Medical cannabis will soon be cultivated, treated, and sold in Alabama
BIRMINGHAM, Ala. (WBRC) - Governor Ivey signed bill SB 46 into law Monday afternoon, more than a week after it passed.
The bill legalizes the use of cannabis to treat specific chronic illnesses including cancer, HIV/AIDS, epilepsy, and chronic pain.
You won’t be allowed to smoke it or eat it in sweet treats. UAB Director of epilepsy, Dr. Jerzy Szaflarski, said the treatment is only approved in certain forms.
“Oils and inhalers,” said Dr. Szaflarski.
Medical cannabis may also come in tablets or topical cream. It will have a limit of one milligram of THC, the euphoria-producing chemical found in cannabis.
Dr. Szaflarski said approved patients will be given a card that’ll be used to get the drug from a dispensary. He also said the medical condition must be verified and tracked, one of the measures to prevent abuse of the system.
“It will not be by the history from the patient only but also by the history of the treating physician,” Szaflarski explained.
Dr. Szaflarski said medical cannabis will also be treated as the last resort after other treatments have been tried first.
“Certainly I believe many patients will benefit. There are products, cannabis products available on markets outside of the U.S. that have been clearly shown to benefit patients with various medical conditions,” said Szaflarski.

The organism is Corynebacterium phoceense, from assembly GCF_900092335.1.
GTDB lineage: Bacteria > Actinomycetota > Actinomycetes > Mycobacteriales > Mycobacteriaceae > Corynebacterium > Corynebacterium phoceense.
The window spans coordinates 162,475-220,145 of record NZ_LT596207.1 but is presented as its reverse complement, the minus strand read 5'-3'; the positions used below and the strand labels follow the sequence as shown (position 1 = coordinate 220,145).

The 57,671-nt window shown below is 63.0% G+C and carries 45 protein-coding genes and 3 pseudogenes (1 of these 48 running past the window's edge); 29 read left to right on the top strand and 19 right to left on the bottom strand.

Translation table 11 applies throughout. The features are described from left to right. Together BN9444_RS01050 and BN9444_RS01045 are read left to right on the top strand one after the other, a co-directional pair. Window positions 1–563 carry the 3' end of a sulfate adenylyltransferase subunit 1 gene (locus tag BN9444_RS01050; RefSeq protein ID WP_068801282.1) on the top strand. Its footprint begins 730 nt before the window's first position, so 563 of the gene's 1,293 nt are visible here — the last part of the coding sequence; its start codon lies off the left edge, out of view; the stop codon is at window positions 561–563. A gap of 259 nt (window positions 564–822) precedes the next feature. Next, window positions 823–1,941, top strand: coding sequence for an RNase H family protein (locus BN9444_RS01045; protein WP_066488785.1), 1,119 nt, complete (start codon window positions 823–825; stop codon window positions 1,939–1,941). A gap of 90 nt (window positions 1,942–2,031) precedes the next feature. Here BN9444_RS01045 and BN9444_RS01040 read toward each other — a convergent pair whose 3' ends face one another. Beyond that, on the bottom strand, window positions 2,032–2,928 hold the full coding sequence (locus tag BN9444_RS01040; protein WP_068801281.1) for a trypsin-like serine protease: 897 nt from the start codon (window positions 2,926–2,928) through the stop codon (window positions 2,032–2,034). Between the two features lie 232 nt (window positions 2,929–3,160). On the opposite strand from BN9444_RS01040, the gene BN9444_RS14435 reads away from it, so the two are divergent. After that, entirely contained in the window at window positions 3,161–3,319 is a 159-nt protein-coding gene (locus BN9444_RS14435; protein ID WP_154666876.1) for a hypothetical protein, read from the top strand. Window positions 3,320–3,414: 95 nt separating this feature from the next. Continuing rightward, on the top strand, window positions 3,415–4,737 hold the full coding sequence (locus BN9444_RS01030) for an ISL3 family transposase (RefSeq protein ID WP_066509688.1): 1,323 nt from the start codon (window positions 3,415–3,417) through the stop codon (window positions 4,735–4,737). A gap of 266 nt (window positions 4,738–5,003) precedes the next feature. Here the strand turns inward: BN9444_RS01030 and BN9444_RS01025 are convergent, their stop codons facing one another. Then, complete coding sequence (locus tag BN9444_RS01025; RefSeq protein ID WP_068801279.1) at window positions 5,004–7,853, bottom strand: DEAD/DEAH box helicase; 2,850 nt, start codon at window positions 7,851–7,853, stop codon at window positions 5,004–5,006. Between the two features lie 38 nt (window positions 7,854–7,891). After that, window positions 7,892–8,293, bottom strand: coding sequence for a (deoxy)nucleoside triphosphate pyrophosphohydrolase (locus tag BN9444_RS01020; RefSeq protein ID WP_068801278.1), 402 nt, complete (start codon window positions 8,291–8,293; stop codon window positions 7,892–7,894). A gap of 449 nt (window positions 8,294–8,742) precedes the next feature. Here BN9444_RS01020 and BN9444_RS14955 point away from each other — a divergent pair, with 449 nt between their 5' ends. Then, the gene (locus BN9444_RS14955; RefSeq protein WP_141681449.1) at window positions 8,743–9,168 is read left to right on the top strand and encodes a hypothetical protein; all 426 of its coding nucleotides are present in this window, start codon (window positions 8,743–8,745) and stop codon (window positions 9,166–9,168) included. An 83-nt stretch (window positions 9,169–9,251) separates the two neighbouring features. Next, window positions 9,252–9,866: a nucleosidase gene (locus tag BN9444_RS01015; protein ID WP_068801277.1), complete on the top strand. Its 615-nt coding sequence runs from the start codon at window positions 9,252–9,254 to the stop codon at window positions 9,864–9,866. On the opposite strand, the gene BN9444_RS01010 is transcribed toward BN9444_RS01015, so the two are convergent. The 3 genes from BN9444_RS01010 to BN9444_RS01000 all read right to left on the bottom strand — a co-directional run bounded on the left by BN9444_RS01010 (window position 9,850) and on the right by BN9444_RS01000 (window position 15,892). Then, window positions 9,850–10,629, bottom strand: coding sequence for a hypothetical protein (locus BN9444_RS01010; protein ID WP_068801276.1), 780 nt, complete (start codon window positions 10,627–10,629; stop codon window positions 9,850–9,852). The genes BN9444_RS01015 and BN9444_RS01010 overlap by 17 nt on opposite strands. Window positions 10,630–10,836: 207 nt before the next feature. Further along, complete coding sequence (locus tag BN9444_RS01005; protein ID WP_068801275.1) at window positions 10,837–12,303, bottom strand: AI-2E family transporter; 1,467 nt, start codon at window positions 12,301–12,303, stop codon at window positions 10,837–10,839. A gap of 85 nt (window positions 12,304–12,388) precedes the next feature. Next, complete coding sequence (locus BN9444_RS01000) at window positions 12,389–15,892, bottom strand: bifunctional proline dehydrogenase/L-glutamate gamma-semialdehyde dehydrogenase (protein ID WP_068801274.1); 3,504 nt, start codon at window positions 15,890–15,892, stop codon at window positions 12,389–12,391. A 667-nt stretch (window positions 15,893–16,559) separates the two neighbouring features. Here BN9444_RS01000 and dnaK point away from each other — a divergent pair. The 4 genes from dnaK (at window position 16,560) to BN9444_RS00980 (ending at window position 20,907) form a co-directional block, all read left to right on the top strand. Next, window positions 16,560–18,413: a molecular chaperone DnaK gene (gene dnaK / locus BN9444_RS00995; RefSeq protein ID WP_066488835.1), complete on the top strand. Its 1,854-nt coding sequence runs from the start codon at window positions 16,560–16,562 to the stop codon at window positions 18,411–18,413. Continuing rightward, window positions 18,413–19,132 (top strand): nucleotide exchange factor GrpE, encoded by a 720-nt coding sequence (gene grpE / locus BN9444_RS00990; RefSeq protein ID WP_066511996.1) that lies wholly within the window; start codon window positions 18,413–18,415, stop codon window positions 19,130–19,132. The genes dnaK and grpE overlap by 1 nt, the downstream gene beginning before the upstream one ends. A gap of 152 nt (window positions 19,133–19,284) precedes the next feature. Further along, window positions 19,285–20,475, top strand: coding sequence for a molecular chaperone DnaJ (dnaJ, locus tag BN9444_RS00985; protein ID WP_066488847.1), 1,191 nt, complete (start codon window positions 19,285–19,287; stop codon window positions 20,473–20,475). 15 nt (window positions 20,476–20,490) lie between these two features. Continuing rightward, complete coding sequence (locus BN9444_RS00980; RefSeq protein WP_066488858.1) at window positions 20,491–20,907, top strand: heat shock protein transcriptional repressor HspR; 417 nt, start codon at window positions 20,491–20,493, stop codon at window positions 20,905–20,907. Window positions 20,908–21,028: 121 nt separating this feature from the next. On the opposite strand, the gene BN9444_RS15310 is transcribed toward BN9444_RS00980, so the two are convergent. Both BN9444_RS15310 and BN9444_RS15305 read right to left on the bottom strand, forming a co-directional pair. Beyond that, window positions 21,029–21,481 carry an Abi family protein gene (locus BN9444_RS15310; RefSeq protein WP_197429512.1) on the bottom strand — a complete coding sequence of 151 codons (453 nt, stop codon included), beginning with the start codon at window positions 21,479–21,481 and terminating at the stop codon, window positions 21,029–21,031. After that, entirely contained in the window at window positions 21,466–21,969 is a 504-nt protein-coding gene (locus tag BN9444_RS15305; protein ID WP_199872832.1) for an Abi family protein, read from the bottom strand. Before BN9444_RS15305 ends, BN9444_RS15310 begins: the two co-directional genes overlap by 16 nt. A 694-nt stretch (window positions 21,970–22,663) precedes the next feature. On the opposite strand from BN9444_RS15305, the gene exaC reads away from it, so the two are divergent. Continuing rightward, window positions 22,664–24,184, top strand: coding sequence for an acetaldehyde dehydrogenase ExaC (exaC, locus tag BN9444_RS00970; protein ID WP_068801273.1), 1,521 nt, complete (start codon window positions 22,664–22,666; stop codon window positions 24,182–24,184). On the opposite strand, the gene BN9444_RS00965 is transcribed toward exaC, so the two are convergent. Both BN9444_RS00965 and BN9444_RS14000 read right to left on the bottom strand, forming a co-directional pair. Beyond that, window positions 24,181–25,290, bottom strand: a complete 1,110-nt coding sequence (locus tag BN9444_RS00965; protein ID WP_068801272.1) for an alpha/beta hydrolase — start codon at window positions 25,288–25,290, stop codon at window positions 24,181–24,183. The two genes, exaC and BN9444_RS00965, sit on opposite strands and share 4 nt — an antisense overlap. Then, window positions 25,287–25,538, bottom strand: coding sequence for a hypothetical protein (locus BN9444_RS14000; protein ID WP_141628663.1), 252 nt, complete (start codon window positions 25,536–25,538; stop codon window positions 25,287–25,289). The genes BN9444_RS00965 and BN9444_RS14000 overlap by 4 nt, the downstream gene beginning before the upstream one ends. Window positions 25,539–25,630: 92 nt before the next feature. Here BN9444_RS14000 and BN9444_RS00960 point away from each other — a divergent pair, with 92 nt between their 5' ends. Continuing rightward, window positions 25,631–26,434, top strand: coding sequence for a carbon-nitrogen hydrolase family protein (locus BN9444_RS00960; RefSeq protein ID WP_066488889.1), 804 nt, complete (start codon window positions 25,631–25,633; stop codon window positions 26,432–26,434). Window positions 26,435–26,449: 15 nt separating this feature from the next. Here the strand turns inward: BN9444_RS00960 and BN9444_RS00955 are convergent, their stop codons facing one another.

Officials tell WBRC it will be several months to a year before the first medical cannabis prescription is filled in the state and doctors will get to decide to opt-in or out of prescribing it.
“The other physicians will need it to be approved to do that. They will need to take specific CME credits. And they’ll need to be approved by a body that will govern this. I believe this will be most likely run by the Medical Association of the state of Alabama,” he said.
Patients will not be able to get a medical cannabis card through telemedicine in Alabama, as all appointments must be in person, in the state, including follow-ups.
The law also specifically states that it will implement provisions to prevent a progression to legal recreational use.
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